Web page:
Fri07252014

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Potomac Renaissance condos are movin’ on up

Potomac Renaissance condos are movin’ on up

The long planned second phase of the Potomac Renaissance Condominiums in Colonial Beach began buildi...

Council not responsible for delays

In an interview with Tracey Tunstall, Director of Federal Programs and current Interim Superintenden...

Street closings for this weekend's Jet Ski Races

To facilitate the Fifth Annual International Jet Ski Races July 18-20, Taylor Street from Wilder Ave...

Carpenter’s legacy will live on in building named after him

Carpenter’s legacy will live on in building named after him

On June 12, Commissioners, staff and guests gathered to unveil the new sign naming the Potomac River...

CB Museum celebrates 15 years

CB Museum celebrates 15 years

CB Museum Curator Mitzi Saffos and Mayor Mike Ham both shake hands with Art Buswell while honoring h...

Chief Legg on Police Dispatch, “The move didn’t make it new!”

Colonial Beach Police Chief Elizabeth, “Libby” Legg is taking a second look at police dispatch throu...

 

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Town says goodbye to Mayor Rummage

Mayor Frederick C. Rummage won his seat as mayor in 2008 beating three current council members Gary Seeber, Stephen Kennedy and Linda Crandell. Rummage replaced G.W. “Pete” Bone who served as mayor for 12 years and decided not to run again.
Rummage took office running on a platform of transparency and open government. He promised many changes in Colonial Beach. Having a strong political background coming into office, Rummage was ready to get down to business; but was the town ready for him?
Within his first two years in office much controversy sprung out of Rummage’s practices.
Rummage was accused of trying to consolidate the town’s school system with Westmoreland County, which he promptly addressed in a school board meeting saying, “I have never in my entire adult life not supported public education! I have not in my entire public life not supported teachers and the people working in the schools! And I have never suggested eliminating the school system or closing down the school system!”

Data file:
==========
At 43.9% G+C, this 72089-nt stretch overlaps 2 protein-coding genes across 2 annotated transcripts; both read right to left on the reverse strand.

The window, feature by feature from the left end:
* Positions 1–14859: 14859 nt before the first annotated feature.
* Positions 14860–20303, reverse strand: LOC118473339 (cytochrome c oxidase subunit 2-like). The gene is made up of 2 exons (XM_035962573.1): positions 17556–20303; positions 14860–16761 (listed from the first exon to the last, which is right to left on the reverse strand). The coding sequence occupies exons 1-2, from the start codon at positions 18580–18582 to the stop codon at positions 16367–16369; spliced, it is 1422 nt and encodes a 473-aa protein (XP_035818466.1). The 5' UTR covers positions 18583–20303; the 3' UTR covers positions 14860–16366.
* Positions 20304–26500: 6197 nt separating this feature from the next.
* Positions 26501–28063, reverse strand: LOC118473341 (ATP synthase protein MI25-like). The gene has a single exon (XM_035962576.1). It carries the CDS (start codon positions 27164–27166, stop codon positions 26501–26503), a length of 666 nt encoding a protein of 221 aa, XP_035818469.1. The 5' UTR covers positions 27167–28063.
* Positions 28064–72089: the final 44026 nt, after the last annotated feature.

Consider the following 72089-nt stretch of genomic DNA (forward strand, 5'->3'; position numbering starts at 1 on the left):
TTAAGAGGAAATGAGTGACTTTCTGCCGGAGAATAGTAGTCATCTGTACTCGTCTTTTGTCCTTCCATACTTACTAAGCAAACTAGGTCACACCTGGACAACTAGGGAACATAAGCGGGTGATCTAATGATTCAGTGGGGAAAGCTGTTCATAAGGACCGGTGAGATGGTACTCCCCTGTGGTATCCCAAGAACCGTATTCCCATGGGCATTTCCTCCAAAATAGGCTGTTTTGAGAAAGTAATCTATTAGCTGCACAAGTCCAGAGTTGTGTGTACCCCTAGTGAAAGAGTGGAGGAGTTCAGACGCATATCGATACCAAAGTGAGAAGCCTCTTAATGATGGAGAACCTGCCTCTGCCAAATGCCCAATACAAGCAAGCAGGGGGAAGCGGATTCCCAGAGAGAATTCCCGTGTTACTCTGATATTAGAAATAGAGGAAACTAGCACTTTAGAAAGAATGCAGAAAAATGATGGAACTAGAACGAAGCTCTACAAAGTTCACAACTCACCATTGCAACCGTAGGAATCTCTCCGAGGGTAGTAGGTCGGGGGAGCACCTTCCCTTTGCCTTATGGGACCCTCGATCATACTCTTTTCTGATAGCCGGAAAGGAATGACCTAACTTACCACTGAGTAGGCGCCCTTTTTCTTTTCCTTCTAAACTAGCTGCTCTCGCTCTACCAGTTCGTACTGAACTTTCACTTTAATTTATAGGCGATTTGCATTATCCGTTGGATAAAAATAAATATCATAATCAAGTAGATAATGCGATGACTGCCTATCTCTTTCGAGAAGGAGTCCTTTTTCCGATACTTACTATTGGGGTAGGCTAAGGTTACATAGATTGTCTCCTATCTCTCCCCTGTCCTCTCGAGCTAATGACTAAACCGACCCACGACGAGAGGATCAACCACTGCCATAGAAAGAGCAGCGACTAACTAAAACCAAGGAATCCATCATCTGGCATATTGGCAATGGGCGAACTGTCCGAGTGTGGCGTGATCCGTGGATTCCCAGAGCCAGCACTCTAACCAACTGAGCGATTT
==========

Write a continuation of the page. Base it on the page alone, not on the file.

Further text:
Another controversy stemmed when he asked a reporter, Ann Congdon, to leave town hall after several hours were spent pouring over town documents, accusing her of trying to get inside information on the inner workings of the town.
But the worst blow came when the town took steps to remove Rummage from having an office in Town Hall.
In April of 2009 the council approved two resolutions, closing the mayor’s office and restricting Rummage’s access to certain areas of Town Hall. It was conveyed to the public that several incidents had taken place between the mayor and unnamed employees of Town Hall, which resulted in employees being unable to perform their duties. It was decided that the mayor’s presence in Town Hall was disruptive to the day to day functions of the staff.
Rummage proceeded to fight a hard battle to have these resolutions rescinded, and despite hiring an attorney and hearing several town members in support of the mayor, the council stood its ground.
Rummage cautioned the council that this decision would affect future mayors and suggested to the council, amending the charter to elect the mayor as simply another member of council if they did not consider restoring the physical office to him or future mayors.
On Nov. 18, 2010, in a last ditch effort to accommodate the mayor, council members offered a resolution to set up an office in the old public works building located at 700 Colonial Ave. To which the mayor replied, “Hell no!”
The proposed draft was reportedly decided on by members of council through phone conversations and emails which excluded Rummage, who stated that he was made aware of it by the Town Manager Val Foulds during a conversation concerning other town matters.
“I was given a draft yesterday,” Rummage said in an interview after the meeting.
The council attempted to add the resolution to the agenda, which stated it would become effective if Mayor Rummage accepted it. When brought up, the Mayor stated, “I do object to this being added to the agenda it is nothing more than an absolute insult and I would not in any way accept it.”
Although the matter was not up for discussion Mayor Rummage made the following statement at the end of the meeting, “I absolutely would not accept that under any circumstances. For the last 16 months I have been kept almost completely in the dark, but for the opportunity I’ve had to discuss issues that come up at town hall with the town manager.”
Rummage concluded by saying, “If you want to continue under those circumstances, that’s fine, but to render me a room in the out-house which is the public works department; no thank you.”
Despite these setbacks Mayor Rummage has persevered and many of his efforts have come to fruition.